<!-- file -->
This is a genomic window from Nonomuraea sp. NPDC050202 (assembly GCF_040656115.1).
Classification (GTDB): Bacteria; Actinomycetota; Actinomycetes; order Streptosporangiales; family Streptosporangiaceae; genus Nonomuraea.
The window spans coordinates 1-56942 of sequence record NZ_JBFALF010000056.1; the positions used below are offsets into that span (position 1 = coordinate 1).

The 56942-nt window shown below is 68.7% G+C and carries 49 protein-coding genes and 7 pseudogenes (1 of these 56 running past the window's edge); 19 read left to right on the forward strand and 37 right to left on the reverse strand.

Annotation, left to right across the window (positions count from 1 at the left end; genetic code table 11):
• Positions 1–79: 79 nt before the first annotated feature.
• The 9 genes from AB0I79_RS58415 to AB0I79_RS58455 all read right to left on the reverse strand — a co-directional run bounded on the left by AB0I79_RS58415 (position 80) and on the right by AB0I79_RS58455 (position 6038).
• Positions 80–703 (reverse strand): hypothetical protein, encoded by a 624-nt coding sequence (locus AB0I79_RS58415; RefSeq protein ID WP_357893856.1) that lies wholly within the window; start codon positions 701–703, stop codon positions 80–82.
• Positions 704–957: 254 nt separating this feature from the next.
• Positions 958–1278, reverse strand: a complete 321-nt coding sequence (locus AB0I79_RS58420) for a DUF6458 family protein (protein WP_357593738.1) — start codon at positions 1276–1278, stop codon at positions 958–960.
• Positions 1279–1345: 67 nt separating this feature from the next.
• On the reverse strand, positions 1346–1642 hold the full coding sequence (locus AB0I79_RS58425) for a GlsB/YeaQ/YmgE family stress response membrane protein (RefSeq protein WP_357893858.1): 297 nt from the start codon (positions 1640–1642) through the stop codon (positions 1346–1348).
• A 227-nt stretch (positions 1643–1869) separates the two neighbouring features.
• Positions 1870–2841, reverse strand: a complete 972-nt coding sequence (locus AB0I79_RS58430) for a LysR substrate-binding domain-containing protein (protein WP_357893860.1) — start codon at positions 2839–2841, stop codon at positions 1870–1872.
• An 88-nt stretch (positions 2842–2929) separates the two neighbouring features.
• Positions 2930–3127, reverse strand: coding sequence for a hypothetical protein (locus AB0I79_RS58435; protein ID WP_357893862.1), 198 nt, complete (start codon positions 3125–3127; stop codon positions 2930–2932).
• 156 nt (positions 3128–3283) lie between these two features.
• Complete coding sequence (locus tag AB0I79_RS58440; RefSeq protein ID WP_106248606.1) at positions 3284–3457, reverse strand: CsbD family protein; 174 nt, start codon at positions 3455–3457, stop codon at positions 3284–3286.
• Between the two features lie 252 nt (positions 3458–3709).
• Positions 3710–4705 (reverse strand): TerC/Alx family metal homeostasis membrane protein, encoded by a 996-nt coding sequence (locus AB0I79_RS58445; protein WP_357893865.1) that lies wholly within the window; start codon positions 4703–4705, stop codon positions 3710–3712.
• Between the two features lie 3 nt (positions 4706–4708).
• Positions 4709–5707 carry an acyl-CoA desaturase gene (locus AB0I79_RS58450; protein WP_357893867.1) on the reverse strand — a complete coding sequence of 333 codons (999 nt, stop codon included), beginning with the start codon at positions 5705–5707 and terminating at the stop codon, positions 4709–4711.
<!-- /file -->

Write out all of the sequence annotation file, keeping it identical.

This is a genomic window from Nonomuraea sp. NPDC050202 (assembly GCF_040656115.1).
Classification (GTDB): Bacteria; Actinomycetota; Actinomycetes; order Streptosporangiales; family Streptosporangiaceae; genus Nonomuraea.
The window spans coordinates 1-56942 of sequence record NZ_JBFALF010000056.1; the positions used below are offsets into that span (position 1 = coordinate 1).

The 56942-nt window shown below is 68.7% G+C and carries 49 protein-coding genes and 7 pseudogenes (1 of these 56 running past the window's edge); 19 read left to right on the forward strand and 37 right to left on the reverse strand.

Annotation, left to right across the window (positions count from 1 at the left end; genetic code table 11):
• Positions 1–79: 79 nt before the first annotated feature.
• The 9 genes from AB0I79_RS58415 to AB0I79_RS58455 all read right to left on the reverse strand — a co-directional run bounded on the left by AB0I79_RS58415 (position 80) and on the right by AB0I79_RS58455 (position 6038).
• Positions 80–703 (reverse strand): hypothetical protein, encoded by a 624-nt coding sequence (locus AB0I79_RS58415; RefSeq protein ID WP_357893856.1) that lies wholly within the window; start codon positions 701–703, stop codon positions 80–82.
• Positions 704–957: 254 nt separating this feature from the next.
• Positions 958–1278, reverse strand: a complete 321-nt coding sequence (locus AB0I79_RS58420) for a DUF6458 family protein (protein WP_357593738.1) — start codon at positions 1276–1278, stop codon at positions 958–960.
• Positions 1279–1345: 67 nt separating this feature from the next.
• On the reverse strand, positions 1346–1642 hold the full coding sequence (locus AB0I79_RS58425) for a GlsB/YeaQ/YmgE family stress response membrane protein (RefSeq protein WP_357893858.1): 297 nt from the start codon (positions 1640–1642) through the stop codon (positions 1346–1348).
• A 227-nt stretch (positions 1643–1869) separates the two neighbouring features.
• Positions 1870–2841, reverse strand: a complete 972-nt coding sequence (locus AB0I79_RS58430) for a LysR substrate-binding domain-containing protein (protein WP_357893860.1) — start codon at positions 2839–2841, stop codon at positions 1870–1872.
• An 88-nt stretch (positions 2842–2929) separates the two neighbouring features.
• Positions 2930–3127, reverse strand: coding sequence for a hypothetical protein (locus AB0I79_RS58435; protein ID WP_357893862.1), 198 nt, complete (start codon positions 3125–3127; stop codon positions 2930–2932).
• 156 nt (positions 3128–3283) lie between these two features.
• Complete coding sequence (locus tag AB0I79_RS58440; RefSeq protein ID WP_106248606.1) at positions 3284–3457, reverse strand: CsbD family protein; 174 nt, start codon at positions 3455–3457, stop codon at positions 3284–3286.
• Between the two features lie 252 nt (positions 3458–3709).
• Positions 3710–4705 (reverse strand): TerC/Alx family metal homeostasis membrane protein, encoded by a 996-nt coding sequence (locus AB0I79_RS58445; protein WP_357893865.1) that lies wholly within the window; start codon positions 4703–4705, stop codon positions 3710–3712.
• Between the two features lie 3 nt (positions 4706–4708).
• Positions 4709–5707 carry an acyl-CoA desaturase gene (locus AB0I79_RS58450; protein WP_357893867.1) on the reverse strand — a complete coding sequence of 333 codons (999 nt, stop codon included), beginning with the start codon at positions 5705–5707 and terminating at the stop codon, positions 4709–4711.